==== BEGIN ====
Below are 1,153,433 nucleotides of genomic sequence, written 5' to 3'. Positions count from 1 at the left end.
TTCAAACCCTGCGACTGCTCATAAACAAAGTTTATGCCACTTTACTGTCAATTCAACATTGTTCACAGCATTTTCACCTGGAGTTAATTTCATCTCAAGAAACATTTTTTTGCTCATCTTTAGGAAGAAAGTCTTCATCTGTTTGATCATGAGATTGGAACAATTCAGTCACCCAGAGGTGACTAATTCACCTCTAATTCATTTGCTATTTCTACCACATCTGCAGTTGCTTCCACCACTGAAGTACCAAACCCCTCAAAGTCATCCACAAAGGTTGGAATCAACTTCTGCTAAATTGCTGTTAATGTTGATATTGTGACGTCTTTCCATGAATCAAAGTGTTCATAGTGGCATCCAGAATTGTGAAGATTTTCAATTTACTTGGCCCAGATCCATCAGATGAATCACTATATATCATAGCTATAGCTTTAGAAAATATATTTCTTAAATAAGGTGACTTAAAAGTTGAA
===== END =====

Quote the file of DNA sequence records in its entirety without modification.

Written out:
Below are 1,153,433 nucleotides of genomic sequence, written 5' to 3'. Positions count from 1 at the left end.
TTCAAACCCTGCGACTGCTCATAAACAAAGTTTATGCCACTTTACTGTCAATTCAACATTGTTCACAGCATTTTCACCTGGAGTTAATTTCATCTCAAGAAACATTTTTTTGCTCATCTTTAGGAAGAAAGTCTTCATCTGTTTGATCATGAGATTGGAACAATTCAGTCACCCAGAGGTGACTAATTCACCTCTAATTCATTTGCTATTTCTACCACATCTGCAGTTGCTTCCACCACTGAAGTACCAAACCCCTCAAAGTCATCCACAAAGGTTGGAATCAACTTCTGCTAAATTGCTGTTAATGTTGATATTGTGACGTCTTTCCATGAATCAAAGTGTTCATAGTGGCATCCAGAATTGTGAAGATTTTCAATTTACTTGGCCCAGATCCATCAGATGAATCACTATATATCATAGCTATAGCTTTAGAAAATATATTTCTTAAATAAGGTGACTTAAAAGTTGAA